Anthony Brown, Duke Thomas, Kameron Kelly (R)
When was the last time that Dallas felt this loaded at cornerback? You'd have to go back to 2012 after they added Morris Claiborne and Brandon Carr to Orlando Scandrick and Mike Jenkins.
Hopefully, this turns out a lot better.
With Byron Jones moving back to CB, you have an exciting young foursome with Jourdan Lewis, Chidobe Awuzie, and Anthony Brown. With Lewis and Awuzie already looking like studs, second-year progression could mean Dallas has one of the better CB tandems in the NFL this season.
Duke Thomas was an emerging player last summer before an injury ended his year. If he's healthy, he should hold down that fifth position on the depth chart.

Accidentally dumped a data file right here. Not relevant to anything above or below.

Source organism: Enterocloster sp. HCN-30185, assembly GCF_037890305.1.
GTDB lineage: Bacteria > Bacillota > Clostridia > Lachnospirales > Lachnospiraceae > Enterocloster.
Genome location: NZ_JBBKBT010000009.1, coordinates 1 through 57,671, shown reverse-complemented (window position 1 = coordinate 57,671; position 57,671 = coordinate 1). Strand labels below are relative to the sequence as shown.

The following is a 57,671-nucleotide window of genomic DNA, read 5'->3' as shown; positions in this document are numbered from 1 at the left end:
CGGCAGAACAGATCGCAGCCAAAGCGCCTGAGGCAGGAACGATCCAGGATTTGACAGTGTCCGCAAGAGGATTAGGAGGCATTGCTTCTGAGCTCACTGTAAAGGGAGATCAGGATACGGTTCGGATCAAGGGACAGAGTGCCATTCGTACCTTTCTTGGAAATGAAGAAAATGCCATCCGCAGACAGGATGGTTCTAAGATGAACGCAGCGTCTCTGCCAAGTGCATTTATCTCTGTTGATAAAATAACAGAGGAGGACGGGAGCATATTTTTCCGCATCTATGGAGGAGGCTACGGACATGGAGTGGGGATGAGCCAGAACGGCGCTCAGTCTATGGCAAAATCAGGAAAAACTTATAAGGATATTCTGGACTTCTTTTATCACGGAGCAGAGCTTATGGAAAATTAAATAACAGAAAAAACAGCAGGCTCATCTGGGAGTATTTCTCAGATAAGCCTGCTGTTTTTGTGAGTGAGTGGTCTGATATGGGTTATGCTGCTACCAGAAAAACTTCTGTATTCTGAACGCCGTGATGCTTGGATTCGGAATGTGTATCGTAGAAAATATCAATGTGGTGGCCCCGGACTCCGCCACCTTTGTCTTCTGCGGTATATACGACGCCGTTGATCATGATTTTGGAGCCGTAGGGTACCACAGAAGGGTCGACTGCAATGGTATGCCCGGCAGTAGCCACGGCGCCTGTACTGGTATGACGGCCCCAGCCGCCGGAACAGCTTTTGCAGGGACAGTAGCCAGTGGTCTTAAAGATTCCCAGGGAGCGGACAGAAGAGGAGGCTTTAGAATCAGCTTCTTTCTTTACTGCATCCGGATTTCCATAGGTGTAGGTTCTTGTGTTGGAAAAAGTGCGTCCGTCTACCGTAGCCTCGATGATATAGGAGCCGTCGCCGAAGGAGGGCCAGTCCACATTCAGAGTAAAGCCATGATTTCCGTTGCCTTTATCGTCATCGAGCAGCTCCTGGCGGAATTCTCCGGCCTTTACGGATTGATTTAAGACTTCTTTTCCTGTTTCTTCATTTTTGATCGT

As you'll see below, I'm only keeping three safeties to open up a sixth CB spot. Right now I'm giving it to Kameron Kelly, an undrafted free agent with the size and style that Defensive Backs Coach Kris Richard likes. His experience as a safety in college also lends itself to a roster spot.
If not Kelly, last year's late-round pick Marquez White could get the job. He's also got prototype size and maybe could be looked at for a safety conversion at some point.
Jeff Heath, Xavier Woods, Kavon Frazier
With two corners who have safety experience in Byron Jones and Kameron Kelly, plus some potential use there with Chidobe Awuzie, Dallas can afford to go thin. They still have nine total defensive backs, which is typical for many teams.
Barring that Earl Thomas trade you keep hearing about, two of these three guys will be your starters. Heath is the veteran but has likely tapped out his potential. Woods and Frazier bring the upside and intrigue.